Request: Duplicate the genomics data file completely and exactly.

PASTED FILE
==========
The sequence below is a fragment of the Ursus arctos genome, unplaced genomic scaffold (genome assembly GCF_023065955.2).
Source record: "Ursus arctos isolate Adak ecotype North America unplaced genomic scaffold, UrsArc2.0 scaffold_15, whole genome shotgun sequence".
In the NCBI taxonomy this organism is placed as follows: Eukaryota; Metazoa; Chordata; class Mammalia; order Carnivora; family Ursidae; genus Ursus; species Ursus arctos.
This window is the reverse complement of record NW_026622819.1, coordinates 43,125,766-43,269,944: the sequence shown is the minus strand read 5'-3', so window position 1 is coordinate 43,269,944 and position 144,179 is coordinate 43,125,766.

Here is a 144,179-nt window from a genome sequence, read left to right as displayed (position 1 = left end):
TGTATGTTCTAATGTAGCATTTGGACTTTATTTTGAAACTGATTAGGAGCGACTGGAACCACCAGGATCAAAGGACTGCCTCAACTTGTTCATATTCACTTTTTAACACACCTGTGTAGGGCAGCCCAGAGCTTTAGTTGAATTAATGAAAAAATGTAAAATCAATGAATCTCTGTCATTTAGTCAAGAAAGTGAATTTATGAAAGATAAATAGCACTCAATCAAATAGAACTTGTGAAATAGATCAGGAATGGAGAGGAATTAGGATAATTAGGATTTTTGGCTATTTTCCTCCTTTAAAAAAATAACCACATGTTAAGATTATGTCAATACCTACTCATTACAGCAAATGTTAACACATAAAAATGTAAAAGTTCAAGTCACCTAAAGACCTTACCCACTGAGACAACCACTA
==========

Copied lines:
The sequence below is a fragment of the Ursus arctos genome, unplaced genomic scaffold (genome assembly GCF_023065955.2).
Source record: "Ursus arctos isolate Adak ecotype North America unplaced genomic scaffold, UrsArc2.0 scaffold_15, whole genome shotgun sequence".
In the NCBI taxonomy this organism is placed as follows: Eukaryota; Metazoa; Chordata; class Mammalia; order Carnivora; family Ursidae; genus Ursus; species Ursus arctos.
This window is the reverse complement of record NW_026622819.1, coordinates 43,125,766-43,269,944: the sequence shown is the minus strand read 5'-3', so window position 1 is coordinate 43,269,944 and position 144,179 is coordinate 43,125,766.

Here is a 144,179-nt window from a genome sequence, read left to right as displayed (position 1 = left end):
TGTATGTTCTAATGTAGCATTTGGACTTTATTTTGAAACTGATTAGGAGCGACTGGAACCACCAGGATCAAAGGACTGCCTCAACTTGTTCATATTCACTTTTTAACACACCTGTGTAGGGCAGCCCAGAGCTTTAGTTGAATTAATGAAAAAATGTAAAATCAATGAATCTCTGTCATTTAGTCAAGAAAGTGAATTTATGAAAGATAAATAGCACTCAATCAAATAGAACTTGTGAAATAGATCAGGAATGGAGAGGAATTAGGATAATTAGGATTTTTGGCTATTTTCCTCCTTTAAAAAAATAACCACATGTTAAGATTATGTCAATACCTACTCATTACAGCAAATGTTAACACATAAAAATGTAAAAGTTCAAGTCACCTAAAGACCTTACCCACTGAGACAACCACTA